Why It Works
- Roasting tenderizes and slightly dries the butternut squash, while also deepening its flavor and sweetness.
- Blooming the gelatin ensures it’s fully dissolved, and initiates its gelling properties.
- Allowing the squash-gelatin mixture to cool completely before folding in the meringue maintains volume and produces a light and airy texture.
I think that there absolutely must be a pumpkin pie at Thanksgiving, since it doesn’t feel right without one. But the one I like to make isn’t the classic loved by so many, it’s this silky, dreamy, light-as-air pumpkin chiffon pie.
A pumpkin chiffon pie is similar to a normal pumpkin pie, but the pumpkin filling, seasoned with cinnamon, ginger, and nutmeg, is stabilized with gelatin and then made airy and light by folding in Swiss meringue. The result is a lush and lofty pie filling that, when refrigerated until set, is reminiscent of mousse.
While chiffon pies are often made with a graham cracker or cookie crust, my preference is for a buttery and flaky old-fashioned pie crust, since it adds textural contrast to the pie’s soft and smooth filling. The pastry crust also acts as a durable base and adds some stability to the pie, making it much easier to slice and maneuver.
Store-Bought vs. Homemade Squash Purée
As Stella has noted before, most canned pumpkin purée is actually made from a type of squash that’s very similar to butternut sqush. Because of this, I tested my pie with canned pumpkin as well as homemade roasted butternut squash purée. The results were very similar, except that the homemade butternut squash purée had a slightly more complex flavor. Roasting any ingredient adds complexity, which in this case means extra notes of caramel and butterscotch in the final dish. The canned version really wasn’t too far behind though; it delivered a sweet, earthy, and balanced pumpkin chiffon pie. Ultimately, the choice is totally up to you!
Gelatin: The Key to a Firm-Yet-Light Filling
Because the filling is so light, it needs the added structure unflavored, powdered gelatin provides to hold its shape. First, to activate its thickening properties, the gelatin must be bloomed by sprinkling the powdered gelatin over a liquid (in this case, water) and allowing it to absorb the moisture. Since since prolonged exposure to high heat can weaken its gelling properties, I play it safe by adding the bloomed gelatin to the pot after the custard is already cooked and thickened.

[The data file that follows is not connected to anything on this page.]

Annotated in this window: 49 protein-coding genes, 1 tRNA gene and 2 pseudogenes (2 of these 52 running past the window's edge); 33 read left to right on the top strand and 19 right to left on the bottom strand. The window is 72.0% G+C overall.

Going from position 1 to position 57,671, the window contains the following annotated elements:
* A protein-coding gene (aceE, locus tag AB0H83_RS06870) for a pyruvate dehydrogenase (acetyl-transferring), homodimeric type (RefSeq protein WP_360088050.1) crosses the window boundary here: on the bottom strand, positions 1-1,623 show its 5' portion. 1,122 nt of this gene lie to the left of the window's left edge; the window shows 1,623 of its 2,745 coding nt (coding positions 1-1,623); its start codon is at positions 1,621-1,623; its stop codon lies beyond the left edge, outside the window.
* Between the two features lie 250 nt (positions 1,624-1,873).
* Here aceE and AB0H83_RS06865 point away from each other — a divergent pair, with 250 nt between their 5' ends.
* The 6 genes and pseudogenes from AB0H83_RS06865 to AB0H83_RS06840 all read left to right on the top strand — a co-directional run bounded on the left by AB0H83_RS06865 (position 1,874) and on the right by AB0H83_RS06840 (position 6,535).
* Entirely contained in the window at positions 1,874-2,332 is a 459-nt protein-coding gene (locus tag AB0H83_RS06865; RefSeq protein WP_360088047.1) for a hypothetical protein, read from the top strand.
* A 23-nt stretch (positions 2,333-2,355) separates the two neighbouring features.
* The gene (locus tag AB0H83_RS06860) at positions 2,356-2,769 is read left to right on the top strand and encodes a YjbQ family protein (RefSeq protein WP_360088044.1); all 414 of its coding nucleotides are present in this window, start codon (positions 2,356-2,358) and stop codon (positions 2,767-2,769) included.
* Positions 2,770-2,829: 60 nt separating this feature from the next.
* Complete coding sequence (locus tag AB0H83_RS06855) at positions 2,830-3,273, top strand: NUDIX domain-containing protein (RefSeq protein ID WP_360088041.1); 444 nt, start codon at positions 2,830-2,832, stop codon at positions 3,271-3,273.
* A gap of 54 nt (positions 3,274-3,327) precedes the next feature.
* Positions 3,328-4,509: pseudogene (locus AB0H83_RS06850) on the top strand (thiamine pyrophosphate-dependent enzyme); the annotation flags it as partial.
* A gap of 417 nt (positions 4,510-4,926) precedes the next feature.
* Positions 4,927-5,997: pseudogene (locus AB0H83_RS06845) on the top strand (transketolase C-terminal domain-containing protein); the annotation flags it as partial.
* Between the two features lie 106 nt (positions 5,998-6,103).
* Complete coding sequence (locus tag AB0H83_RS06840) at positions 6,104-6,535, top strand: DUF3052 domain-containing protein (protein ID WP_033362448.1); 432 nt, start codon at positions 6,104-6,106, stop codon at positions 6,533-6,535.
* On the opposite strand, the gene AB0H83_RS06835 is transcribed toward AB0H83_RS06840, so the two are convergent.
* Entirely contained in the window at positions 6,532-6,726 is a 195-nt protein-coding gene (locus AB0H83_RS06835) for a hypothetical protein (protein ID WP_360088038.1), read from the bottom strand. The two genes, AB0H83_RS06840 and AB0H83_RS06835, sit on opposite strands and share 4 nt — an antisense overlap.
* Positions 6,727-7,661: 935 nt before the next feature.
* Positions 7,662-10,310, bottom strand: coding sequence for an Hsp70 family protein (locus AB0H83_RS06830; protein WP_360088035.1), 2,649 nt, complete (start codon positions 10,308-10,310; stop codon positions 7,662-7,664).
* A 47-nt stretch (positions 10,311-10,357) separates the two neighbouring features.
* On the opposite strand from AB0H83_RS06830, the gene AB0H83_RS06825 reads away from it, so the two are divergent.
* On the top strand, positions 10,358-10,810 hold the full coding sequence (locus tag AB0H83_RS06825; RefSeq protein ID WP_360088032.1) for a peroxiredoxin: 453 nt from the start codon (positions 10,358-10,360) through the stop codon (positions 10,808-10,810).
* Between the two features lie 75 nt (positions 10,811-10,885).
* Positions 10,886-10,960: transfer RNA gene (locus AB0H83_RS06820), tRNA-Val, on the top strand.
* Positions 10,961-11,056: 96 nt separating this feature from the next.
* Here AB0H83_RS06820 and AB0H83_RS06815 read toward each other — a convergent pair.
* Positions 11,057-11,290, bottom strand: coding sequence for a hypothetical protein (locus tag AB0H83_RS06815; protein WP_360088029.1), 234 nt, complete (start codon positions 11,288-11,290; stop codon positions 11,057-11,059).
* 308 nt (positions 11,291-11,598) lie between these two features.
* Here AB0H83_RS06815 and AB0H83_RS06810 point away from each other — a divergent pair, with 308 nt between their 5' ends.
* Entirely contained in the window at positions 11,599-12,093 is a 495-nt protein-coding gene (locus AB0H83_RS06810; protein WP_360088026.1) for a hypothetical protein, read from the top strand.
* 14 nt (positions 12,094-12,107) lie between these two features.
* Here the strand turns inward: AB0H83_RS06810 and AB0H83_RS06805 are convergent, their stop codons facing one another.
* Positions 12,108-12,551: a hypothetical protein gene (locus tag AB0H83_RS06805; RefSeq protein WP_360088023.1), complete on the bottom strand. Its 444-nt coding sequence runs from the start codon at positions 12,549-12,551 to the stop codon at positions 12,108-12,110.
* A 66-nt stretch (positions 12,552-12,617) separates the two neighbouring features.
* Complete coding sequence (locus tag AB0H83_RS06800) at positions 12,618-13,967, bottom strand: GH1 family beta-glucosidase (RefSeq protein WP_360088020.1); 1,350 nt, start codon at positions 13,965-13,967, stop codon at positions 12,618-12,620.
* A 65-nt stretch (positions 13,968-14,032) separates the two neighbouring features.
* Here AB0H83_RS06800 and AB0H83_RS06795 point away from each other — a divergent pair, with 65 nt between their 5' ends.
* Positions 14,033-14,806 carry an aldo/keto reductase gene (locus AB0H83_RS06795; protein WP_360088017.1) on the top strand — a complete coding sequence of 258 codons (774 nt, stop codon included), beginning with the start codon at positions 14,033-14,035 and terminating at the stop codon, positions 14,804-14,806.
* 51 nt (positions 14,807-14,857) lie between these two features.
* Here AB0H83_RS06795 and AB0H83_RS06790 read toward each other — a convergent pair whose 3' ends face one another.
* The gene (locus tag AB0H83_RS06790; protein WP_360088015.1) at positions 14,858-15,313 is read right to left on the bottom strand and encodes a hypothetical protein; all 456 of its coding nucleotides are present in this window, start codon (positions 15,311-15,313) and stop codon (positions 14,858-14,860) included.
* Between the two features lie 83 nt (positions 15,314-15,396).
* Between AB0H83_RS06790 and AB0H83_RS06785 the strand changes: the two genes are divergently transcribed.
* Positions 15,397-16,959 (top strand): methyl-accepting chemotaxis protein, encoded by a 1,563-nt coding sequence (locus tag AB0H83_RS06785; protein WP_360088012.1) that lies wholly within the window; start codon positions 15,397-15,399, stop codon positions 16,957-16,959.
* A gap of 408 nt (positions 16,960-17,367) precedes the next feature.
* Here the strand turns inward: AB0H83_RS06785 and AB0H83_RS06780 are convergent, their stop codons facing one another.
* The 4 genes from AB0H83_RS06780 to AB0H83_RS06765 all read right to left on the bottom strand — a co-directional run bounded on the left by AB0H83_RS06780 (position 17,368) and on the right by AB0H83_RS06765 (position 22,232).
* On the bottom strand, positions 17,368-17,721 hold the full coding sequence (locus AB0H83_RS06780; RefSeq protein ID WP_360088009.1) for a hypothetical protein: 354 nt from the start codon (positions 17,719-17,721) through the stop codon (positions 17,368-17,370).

Using Swiss Meringue for a Stable Base
The light-as-a-feather texture of this pie comes from Swiss meringue. Many recipes for pumpkin chiffon pie will use French meringue, which is made with raw egg whites, but this can poses a slight risk of food-borne illness and shortens the shelf life of the dish. (While a carton of pasteurized egg whites might seem like a convenient solution for the risks associated with raw eggs, they don’t whip up as light, resulting in a poor meringue.)
The Swiss meringue is made by cooking the egg whites to 175°F (79°C), which means you can feel comfortable serving this dessert to anyone and everyone. It also means, as Stella notes in her write up of Swiss meringue, that the meringue becomes more stable, so you can make this pie in advance and keep leftovers for a longer period of time without worry.
As a safety precaution, this recipe actually makes double the amount of Swiss meringue you need for the pie. You can, in fact, make the Swiss meringue successfully by halving the quantities (so, three large egg whites instead of six, etc.), but your margin of error is smaller. With the lower volume of ingredients, it’s more difficult to check the temperature of the mixture accurately, which in turn makes it easier to overcook, which will produce a grainy result. If you’re confident in your Swiss meringue abilities, go ahead and reduce the meringue ingredients by half; if not, stick with the recipe as written since it’s more foolproof.
Once the pie is assembled, chilled, set, and ready to serve, top it off with a cloud of brown sugar whipped cream and an extra sprinkle of cinnamon.